There will never be another career like William Witney’s. Witney, who died on March 17th of last year, was the undisputed king of Republic serial directors. working with the studio’s notoriously tight budgets, Witney fashioned a break-neck directing style that infused serials like Zorro Rides Again and Adventures of Red Ryder with boundless energy. Witney usually co-directed his serials with veteran John English, but when he was assigned to the Roy Rogers feature unit, his solo efforts showed just as much skilled craftsmanship. He became Rogers’ favorite director and their films together have come to symbolize the great days of the Saturday matinee Western.
Witney was a physical man and brought his own sensibility, and sense of fun, to his work. He felt that if one kept the energy up on the set, it would translate itself to celluloid. He was right, and his skilled editing and camera placement married perfectly with the efforts of Republic’s ace stuntman Dave Sharpe and effects expert Ted Lydecker. Their collaboration resulted in one great action set piece after another in scores of serials and B-Westerns. A taskmaster, Witney always made his schedules and was proud of that fact; the amazing thing is that he did it with such consistently high quality from the director’s chair.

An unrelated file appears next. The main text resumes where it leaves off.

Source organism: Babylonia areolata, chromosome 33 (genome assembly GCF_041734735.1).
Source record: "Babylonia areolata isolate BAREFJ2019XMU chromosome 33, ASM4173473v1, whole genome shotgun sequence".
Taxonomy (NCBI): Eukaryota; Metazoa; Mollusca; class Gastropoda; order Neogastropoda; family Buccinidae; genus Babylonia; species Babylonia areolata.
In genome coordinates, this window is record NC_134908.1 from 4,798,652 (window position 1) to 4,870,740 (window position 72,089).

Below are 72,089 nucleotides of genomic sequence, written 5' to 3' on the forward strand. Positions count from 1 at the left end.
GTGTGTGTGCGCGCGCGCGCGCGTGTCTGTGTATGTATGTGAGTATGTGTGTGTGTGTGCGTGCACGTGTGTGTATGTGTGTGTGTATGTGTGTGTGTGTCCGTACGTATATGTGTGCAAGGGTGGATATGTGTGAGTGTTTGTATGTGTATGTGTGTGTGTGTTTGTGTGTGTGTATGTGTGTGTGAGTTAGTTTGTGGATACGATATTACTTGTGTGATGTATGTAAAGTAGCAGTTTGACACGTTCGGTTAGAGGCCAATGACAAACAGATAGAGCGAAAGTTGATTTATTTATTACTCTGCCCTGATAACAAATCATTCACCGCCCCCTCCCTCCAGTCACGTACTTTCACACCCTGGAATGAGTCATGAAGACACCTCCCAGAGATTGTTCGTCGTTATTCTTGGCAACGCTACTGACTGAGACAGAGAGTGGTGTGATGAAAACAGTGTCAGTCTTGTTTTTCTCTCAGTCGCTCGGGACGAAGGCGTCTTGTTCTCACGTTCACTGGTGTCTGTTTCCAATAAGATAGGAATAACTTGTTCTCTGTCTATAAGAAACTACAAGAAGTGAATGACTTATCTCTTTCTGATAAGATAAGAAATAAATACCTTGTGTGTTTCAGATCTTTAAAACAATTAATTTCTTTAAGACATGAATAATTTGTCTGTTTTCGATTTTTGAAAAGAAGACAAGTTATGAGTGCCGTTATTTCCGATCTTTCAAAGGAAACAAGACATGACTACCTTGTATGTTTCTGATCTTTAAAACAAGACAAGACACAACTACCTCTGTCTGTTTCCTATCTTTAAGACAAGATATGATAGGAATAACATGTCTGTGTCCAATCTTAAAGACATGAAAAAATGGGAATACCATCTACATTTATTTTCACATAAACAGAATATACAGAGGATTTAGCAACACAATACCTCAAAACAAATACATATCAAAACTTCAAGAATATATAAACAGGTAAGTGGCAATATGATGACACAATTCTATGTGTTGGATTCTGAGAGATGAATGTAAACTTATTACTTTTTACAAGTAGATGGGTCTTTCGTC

As second features began to fade, Witney moved into television and directed episodes of The Virginian, Hondo, The Wild, Wild West among countless others. Although typed as a Western director, Witney scored over the years with gangster flicks and melodramas (I Escaped from Devil’s Island), fantasy (Master of the World) and even comic strip adaptations (The Adventures of Captain Marvel). Witney was married to serial leading lady Maxine Doyle until her death, and is survived by his second wife, Beverly. In the poverty row world of black and white hacks, William Witney was a director who made consistently colorful choices.